Coronavirus Explained

By: Atara Neugroschl  |  April 24, 2020

By Atara Neugroschl, Staff Writer

In February, the YU Observer published an article about COVID-19, which was, at the time, a seemingly distant virus affecting China exclusively. Information regarding the virus was limited and preliminary. Now, less than two months later, the virus has rapidly spread, becoming a global pandemic and affecting everyone across the world, including the YU community. Classes have moved online and dorms have been shut down. With all this change comes new information that often contradicts past statements made by the CDC (Center for Disease Control) and WHO (World Health Organization), and through the chaos and stress of a pandemic myths and rumors have also begun to spread. 

A common phrase that has been tossed around recently is something called “flattening the curve.” “Flattening the curve” refers to the statistical drawings of epi curves, or epidemic curves, used by epidemiologists to graph the spread of the coronavirus. As with all disease outbreaks, the graph marking the spread of coronavirus mimics an upside-down letter “U,” with the number of reported cases increasing until it hits a maximum and then decreasing until the virus is eradicated. When doctors speak about “flattening the curve,” they are referring to the need to slow the spread of coronavirus so the epi curve has a lower peak. Although flattening the curve results in the pandemic lasting longer, it allows for fewer people to be affected simultaneously during the peak of the outbreak. This will allow hospitals to have the resources to help those affected, and hopefully with more available resources, it can lead to fewer deaths. Hospitals have already been overwhelmed by cases and they lack enough beds, respirators, and personal protection equipment to properly treat every infected patient. By flattening the curve, this issue can be mitigated. Additionally, a more gradual spread of the disease gives scientists additional time to research treatments, vaccines, and the disease itself.

At the beginning of the coronavirus pandemic, officials claimed that the virus could only spread if the person affected had already displayed symptoms of the virus, the most common symptoms being coughing, fever, and shortness of breath. With newer data, however, officials have learned that asymptomatic and presymptomatic people can also carry and spread the disease. According to a study published in the British Medical Journal, an estimated 78% of people infected with the virus are asymptomatic. These infected people are often dubbed the “silent spreaders” because they can pass the disease to others without ever knowing they have it (by coughing, sneezing, etc.). Data regarding this group of carriers is still preliminary and difficult to ascertain due to the minimal testing being done, but it is clear that a majority of people who contract coronavirus are wholly unaware that they have been infected. Which leaves us to question: will this virus continue to spread or will it be gone by summer?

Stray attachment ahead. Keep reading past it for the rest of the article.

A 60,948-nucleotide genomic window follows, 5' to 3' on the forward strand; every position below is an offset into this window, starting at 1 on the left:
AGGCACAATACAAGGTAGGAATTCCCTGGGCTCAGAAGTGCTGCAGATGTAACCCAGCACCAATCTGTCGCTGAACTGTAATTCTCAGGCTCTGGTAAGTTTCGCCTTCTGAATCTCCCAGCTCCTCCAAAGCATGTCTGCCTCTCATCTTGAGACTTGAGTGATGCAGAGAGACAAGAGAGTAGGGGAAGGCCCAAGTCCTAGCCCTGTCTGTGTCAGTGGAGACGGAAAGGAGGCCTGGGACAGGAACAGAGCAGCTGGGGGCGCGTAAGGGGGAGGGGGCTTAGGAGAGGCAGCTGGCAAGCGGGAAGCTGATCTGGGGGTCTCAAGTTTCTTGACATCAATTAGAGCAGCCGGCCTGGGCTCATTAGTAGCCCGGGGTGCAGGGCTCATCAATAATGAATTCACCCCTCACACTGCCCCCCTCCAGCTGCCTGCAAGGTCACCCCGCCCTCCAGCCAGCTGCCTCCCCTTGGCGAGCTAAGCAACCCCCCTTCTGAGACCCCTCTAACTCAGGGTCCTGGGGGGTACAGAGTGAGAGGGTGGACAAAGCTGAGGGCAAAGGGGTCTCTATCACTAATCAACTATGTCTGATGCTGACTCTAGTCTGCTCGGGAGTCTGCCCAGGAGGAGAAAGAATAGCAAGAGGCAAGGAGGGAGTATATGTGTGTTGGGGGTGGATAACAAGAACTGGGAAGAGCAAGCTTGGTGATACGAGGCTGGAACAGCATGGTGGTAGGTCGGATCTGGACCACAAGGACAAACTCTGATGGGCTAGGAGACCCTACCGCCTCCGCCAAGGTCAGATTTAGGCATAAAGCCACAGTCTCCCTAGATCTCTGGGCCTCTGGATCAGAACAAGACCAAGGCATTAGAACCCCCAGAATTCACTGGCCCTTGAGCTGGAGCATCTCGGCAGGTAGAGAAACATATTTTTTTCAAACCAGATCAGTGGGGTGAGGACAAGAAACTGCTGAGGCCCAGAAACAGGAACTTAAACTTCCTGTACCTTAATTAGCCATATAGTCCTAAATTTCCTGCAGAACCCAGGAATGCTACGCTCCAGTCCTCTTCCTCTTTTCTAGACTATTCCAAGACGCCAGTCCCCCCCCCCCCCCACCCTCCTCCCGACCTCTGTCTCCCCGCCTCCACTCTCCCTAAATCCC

With the summer fast approaching, health officials have been making predictions as to what will happen regarding the coronavirus in the warmer months. Some officials insist the virus will wane during the summer months, returning with the colder weather. Others predict that the pandemic will continue throughout the summer irrespective of the weather. Those who think the virus will disappear compare coronavirus to the flu and the common cold, which spreads less in the summer due to the warm weather and humidity. This prediction seems to be corroborated by research published by the National Academies of Sciences, Engineering and Medicine which cites a decrease in the virus’s survival in laboratory conditions consisting of increased temperature and humidity. Those who dispute this theory, claiming that the virus will continue throughout the summer, look at the pattern of the virus in different countries with a higher average temperature, rather than its reactions in the lab. Therefore, it seems unlikely that climate change will impact the spread of the virus in the United States. In fact, the National Academies of Sciences, Engineering and Medicine, despite their laboratory findings regarding coronavirus, sent a report to the White House claiming that they do not believe there will be a slow of the spread of coronavirus due to changing weather. Unfortunately, there is little research to support either side of the claim. We will only know the effects of the warmer months on the coronavirus after we experience it this summer.  

There is still much that is unknown regarding the virus. Scientists are perplexed as to why some people have the virus without revealing any symptoms, while others are quickly in critical condition. How long the virus will last and how high the death tolls will be, while statisticians have tried predicting, remain a mystery. As time passes, more will be uncovered about the virus. Until then, the advice remains to continue social distancing and being cognizant of your personal hygiene. Hopefully, with continued vigilance and scientific discovery, the pandemic will soon come to an end.

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